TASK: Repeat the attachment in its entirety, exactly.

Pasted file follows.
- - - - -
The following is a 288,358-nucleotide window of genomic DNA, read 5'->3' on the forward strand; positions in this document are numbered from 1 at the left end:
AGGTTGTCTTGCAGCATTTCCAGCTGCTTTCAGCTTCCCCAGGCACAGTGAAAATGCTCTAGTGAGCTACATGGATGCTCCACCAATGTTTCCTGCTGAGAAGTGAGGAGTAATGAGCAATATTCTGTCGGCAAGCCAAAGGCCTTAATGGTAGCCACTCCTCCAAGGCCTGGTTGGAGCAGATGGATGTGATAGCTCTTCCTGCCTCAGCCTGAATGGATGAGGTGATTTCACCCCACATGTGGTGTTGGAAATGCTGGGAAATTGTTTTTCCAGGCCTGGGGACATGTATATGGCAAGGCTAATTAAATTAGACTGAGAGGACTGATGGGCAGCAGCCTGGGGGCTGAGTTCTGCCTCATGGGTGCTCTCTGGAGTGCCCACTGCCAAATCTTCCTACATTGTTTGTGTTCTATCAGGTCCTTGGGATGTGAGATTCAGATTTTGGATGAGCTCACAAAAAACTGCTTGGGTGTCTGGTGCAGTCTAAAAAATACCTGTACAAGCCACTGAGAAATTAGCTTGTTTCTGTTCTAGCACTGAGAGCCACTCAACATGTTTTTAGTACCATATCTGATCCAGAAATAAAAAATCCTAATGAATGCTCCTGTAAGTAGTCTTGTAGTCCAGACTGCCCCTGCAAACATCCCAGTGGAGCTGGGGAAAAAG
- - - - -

The following is a 288,358-nucleotide window of genomic DNA, read 5'->3' on the forward strand; positions in this document are numbered from 1 at the left end:
AGGTTGTCTTGCAGCATTTCCAGCTGCTTTCAGCTTCCCCAGGCACAGTGAAAATGCTCTAGTGAGCTACATGGATGCTCCACCAATGTTTCCTGCTGAGAAGTGAGGAGTAATGAGCAATATTCTGTCGGCAAGCCAAAGGCCTTAATGGTAGCCACTCCTCCAAGGCCTGGTTGGAGCAGATGGATGTGATAGCTCTTCCTGCCTCAGCCTGAATGGATGAGGTGATTTCACCCCACATGTGGTGTTGGAAATGCTGGGAAATTGTTTTTCCAGGCCTGGGGACATGTATATGGCAAGGCTAATTAAATTAGACTGAGAGGACTGATGGGCAGCAGCCTGGGGGCTGAGTTCTGCCTCATGGGTGCTCTCTGGAGTGCCCACTGCCAAATCTTCCTACATTGTTTGTGTTCTATCAGGTCCTTGGGATGTGAGATTCAGATTTTGGATGAGCTCACAAAAAACTGCTTGGGTGTCTGGTGCAGTCTAAAAAATACCTGTACAAGCCACTGAGAAATTAGCTTGTTTCTGTTCTAGCACTGAGAGCCACTCAACATGTTTTTAGTACCATATCTGATCCAGAAATAAAAAATCCTAATGAATGCTCCTGTAAGTAGTCTTGTAGTCCAGACTGCCCCTGCAAACATCCCAGTGGAGCTGGGGAAAAAG